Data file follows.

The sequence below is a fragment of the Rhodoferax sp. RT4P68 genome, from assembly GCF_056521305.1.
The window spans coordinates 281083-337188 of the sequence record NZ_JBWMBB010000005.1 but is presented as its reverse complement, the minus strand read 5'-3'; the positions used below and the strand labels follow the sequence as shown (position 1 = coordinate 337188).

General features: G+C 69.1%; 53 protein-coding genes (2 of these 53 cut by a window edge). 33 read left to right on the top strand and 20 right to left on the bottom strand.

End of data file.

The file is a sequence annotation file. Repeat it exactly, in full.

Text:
The sequence below is a fragment of the Rhodoferax sp. RT4P68 genome, from assembly GCF_056521305.1.
The window spans coordinates 281083-337188 of the sequence record NZ_JBWMBB010000005.1 but is presented as its reverse complement, the minus strand read 5'-3'; the positions used below and the strand labels follow the sequence as shown (position 1 = coordinate 337188).

General features: G+C 69.1%; 53 protein-coding genes (2 of these 53 cut by a window edge). 33 read left to right on the top strand and 20 right to left on the bottom strand.